Energy Conservation and Climate Change: Factors to Consider in the Design of the Nonbusiness Energy Property Credit Page: 4 of 39
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eligible for the credit, or introducing a base amount for the 2009 credit
may have affected measures such as the amount of credit claimed, the
revenue cost to the federal government, and incentives for taxpayers to
increase their spending on energy efficiency improvements.
Scope and For our first objective-to evaluate factors to consider in deciding whether
the credit should be cost-based or performance-based-we reviewed
Methodology relevant literature and consulted with experts on criteria for a well-
designed credit. On the basis of this review, we determined that tax credit
design, which includes such factors as whether the credit is cost-based or
performance-based, should be evaluated according to:
* how well the logic of the design is related to the credit's purpose,
* how likely the design is to achieve that purpose,
* how costly it would be to achieve this purpose using this design, and
* how fairly the credit's costs and benefits are distributed under this
Using these criteria, we analyzed the current credit and changes that
have been proposed to it.
For our second objective-estimating how introducing a base spending
amount for the 2009 credit may have affected measures such as the
amount of credit claimed, the revenue cost to the federal government,
and incentives for taxpayers to increase their spending on energy
efficiency improvements-we used the Internal Revenue Service's (IRS)
2009 Statistics of Income (SOI) database, the most current data
available, to simulate the effects that different bases would have had on
credit claimed, revenue costs, and incentives faced by taxpayers, using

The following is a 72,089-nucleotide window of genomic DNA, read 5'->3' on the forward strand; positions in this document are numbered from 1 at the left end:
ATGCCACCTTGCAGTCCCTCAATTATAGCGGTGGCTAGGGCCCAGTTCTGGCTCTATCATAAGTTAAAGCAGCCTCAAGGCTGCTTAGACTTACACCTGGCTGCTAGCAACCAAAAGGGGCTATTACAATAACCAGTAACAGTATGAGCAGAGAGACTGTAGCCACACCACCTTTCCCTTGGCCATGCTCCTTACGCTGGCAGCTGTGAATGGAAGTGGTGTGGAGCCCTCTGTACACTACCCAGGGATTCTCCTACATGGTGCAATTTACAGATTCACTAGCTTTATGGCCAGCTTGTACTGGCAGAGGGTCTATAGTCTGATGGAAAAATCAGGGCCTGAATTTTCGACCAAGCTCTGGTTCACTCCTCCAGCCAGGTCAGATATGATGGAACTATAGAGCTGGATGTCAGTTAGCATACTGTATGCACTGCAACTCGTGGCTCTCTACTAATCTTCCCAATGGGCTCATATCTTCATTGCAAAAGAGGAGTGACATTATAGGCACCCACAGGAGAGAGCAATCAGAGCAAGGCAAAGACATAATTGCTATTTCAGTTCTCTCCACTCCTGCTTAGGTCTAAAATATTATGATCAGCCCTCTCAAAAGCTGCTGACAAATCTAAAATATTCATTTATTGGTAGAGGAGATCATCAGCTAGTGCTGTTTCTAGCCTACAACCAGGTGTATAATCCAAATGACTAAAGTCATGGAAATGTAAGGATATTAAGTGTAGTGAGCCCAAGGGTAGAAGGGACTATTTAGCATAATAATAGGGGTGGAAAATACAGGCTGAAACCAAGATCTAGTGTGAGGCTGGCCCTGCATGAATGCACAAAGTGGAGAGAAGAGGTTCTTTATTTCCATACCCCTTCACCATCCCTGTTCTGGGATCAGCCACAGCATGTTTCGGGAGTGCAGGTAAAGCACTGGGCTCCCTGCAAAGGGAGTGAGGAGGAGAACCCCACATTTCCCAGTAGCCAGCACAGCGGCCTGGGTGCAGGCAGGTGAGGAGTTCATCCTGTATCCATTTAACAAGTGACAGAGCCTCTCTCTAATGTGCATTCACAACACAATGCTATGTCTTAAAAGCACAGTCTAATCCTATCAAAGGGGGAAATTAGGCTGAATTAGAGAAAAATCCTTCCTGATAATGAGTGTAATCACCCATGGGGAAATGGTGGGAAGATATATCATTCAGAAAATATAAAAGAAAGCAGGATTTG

actual spending and purchase patterns from the 2009 credit claims.
These simulations do not include behavioral responses such as changes
in the number of claimants and amounts of spending due to the credit. To
conduct these simulations, we examined two alternative bases: a base
calculated as a percentage of adjusted gross income (AGI) and a base
derived from average spending on different types of improvements. For
this objective, we reviewed documentation for the databases we used,
conducted electronic checks, and determined that the data presented
were sufficiently reliable for our purposes.
Throughout this report, the percentage estimates have a margin of error
of plus or minus 5 percentage points, and the estimates of total amounts
have a margin of error of plus or minus 5 percent of the estimate.
GAO-12-318 Nonbusiness Energy Property Tax Credit
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United States. Government Accountability Office. Energy Conservation and Climate Change: Factors to Consider in the Design of the Nonbusiness Energy Property Credit, report, April 2, 2012; Washington D.C.. (digital.library.unt.edu/ark:/67531/metadc301191/m1/4/: accessed January 21, 2019), University of North Texas Libraries, Digital Library, digital.library.unt.edu; crediting UNT Libraries Government Documents Department.